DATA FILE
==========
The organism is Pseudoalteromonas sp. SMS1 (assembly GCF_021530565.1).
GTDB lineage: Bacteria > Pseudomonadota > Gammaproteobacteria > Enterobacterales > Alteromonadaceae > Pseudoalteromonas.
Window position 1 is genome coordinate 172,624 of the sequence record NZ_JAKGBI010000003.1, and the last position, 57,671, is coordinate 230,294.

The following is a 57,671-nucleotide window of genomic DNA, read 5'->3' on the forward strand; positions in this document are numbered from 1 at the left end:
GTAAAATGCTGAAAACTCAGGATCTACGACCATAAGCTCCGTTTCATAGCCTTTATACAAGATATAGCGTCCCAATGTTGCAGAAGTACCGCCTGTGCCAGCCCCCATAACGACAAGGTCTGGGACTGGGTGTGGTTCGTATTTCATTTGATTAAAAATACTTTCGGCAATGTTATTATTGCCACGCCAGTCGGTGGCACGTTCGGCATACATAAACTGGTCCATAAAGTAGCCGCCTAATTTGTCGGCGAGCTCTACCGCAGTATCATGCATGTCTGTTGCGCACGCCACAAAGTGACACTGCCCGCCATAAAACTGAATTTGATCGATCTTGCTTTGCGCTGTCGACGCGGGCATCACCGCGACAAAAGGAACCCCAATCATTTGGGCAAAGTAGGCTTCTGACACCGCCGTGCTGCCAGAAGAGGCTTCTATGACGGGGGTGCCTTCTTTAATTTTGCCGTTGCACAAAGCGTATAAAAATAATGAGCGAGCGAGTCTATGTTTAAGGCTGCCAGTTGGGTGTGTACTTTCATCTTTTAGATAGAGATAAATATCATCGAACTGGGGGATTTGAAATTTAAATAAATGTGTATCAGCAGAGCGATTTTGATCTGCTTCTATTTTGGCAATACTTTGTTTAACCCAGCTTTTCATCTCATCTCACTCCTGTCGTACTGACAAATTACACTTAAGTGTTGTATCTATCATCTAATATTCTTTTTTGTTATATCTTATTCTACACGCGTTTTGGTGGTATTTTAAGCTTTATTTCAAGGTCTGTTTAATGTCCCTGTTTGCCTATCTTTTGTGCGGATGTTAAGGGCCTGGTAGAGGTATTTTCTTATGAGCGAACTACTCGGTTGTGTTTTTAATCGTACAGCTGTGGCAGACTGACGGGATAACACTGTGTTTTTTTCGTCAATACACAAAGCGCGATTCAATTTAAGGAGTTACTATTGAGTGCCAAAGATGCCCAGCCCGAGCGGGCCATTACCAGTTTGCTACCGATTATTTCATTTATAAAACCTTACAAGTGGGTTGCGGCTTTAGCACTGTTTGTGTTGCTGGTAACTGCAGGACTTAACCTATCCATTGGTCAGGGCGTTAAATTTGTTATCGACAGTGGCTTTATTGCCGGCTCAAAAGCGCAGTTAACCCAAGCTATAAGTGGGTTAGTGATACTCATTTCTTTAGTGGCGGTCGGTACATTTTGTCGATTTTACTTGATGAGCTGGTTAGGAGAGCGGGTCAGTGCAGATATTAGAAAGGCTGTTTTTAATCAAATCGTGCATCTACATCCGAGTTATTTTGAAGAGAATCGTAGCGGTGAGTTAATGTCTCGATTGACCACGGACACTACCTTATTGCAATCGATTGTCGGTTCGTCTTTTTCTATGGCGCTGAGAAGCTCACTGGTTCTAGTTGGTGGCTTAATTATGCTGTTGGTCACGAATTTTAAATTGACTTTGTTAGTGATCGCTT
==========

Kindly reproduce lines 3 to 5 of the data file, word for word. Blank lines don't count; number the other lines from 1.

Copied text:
Window position 1 is genome coordinate 172,624 of the sequence record NZ_JAKGBI010000003.1, and the last position, 57,671, is coordinate 230,294.

The following is a 57,671-nucleotide window of genomic DNA, read 5'->3' on the forward strand; positions in this document are numbered from 1 at the left end:
GTAAAATGCTGAAAACTCAGGATCTACGACCATAAGCTCCGTTTCATAGCCTTTATACAAGATATAGCGTCCCAATGTTGCAGAAGTACCGCCTGTGCCAGCCCCCATAACGACAAGGTCTGGGACTGGGTGTGGTTCGTATTTCATTTGATTAAAAATACTTTCGGCAATGTTATTATTGCCACGCCAGTCGGTGGCACGTTCGGCATACATAAACTGGTCCATAAAGTAGCCGCCTAATTTGTCGGCGAGCTCTACCGCAGTATCATGCATGTCTGTTGCGCACGCCACAAAGTGACACTGCCCGCCATAAAACTGAATTTGATCGATCTTGCTTTGCGCTGTCGACGCGGGCATCACCGCGACAAAAGGAACCCCAATCATTTGGGCAAAGTAGGCTTCTGACACCGCCGTGCTGCCAGAAGAGGCTTCTATGACGGGGGTGCCTTCTTTAATTTTGCCGTTGCACAAAGCGTATAAAAATAATGAGCGAGCGAGTCTATGTTTAAGGCTGCCAGTTGGGTGTGTACTTTCATCTTTTAGATAGAGATAAATATCATCGAACTGGGGGATTTGAAATTTAAATAAATGTGTATCAGCAGAGCGATTTTGATCTGCTTCTATTTTGGCAATACTTTGTTTAACCCAGCTTTTCATCTCATCTCACTCCTGTCGTACTGACAAATTACACTTAAGTGTTGTATCTATCATCTAATATTCTTTTTTGTTATATCTTATTCTACACGCGTTTTGGTGGTATTTTAAGCTTTATTTCAAGGTCTGTTTAATGTCCCTGTTTGCCTATCTTTTGTGCGGATGTTAAGGGCCTGGTAGAGGTATTTTCTTATGAGCGAACTACTCGGTTGTGTTTTTAATCGTACAGCTGTGGCAGACTGACGGGATAACACTGTGTTTTTTTCGTCAATACACAAAGCGCGATTCAATTTAAGGAGTTACTATTGAGTGCCAAAGATGCCCAGCCCGAGCGGGCCATTACCAGTTTGCTACCGATTATTTCATTTATAAAACCTTACAAGTGGGTTGCGGCTTTAGCACTGTTTGTGTTGCTGGTAACTGCAGGACTTAACCTATCCATTGGTCAGGGCGTTAAATTTGTTATCGACAGTGGCTTTATTGCCGGCTCAAAAGCGCAGTTAACCCAAGCTATAAGTGGGTTAGTGATACTCATTTCTTTAGTGGCGGTCGGTACATTTTGTCGATTTTACTTGATGAGCTGGTTAGGAGAGCGGGTCAGTGCAGATATTAGAAAGGCTGTTTTTAATCAAATCGTGCATCTACATCCGAGTTATTTTGAAGAGAATCGTAGCGGTGAGTTAATGTCTCGATTGACCACGGACACTACCTTATTGCAATCGATTGTCGGTTCGTCTTTTTCTATGGCGCTGAGAAGCTCACTGGTTCTAGTTGGTGGCTTAATTATGCTGTTGGTCACGAATTTTAAATTGACTTTGTTAGTGATCGCTT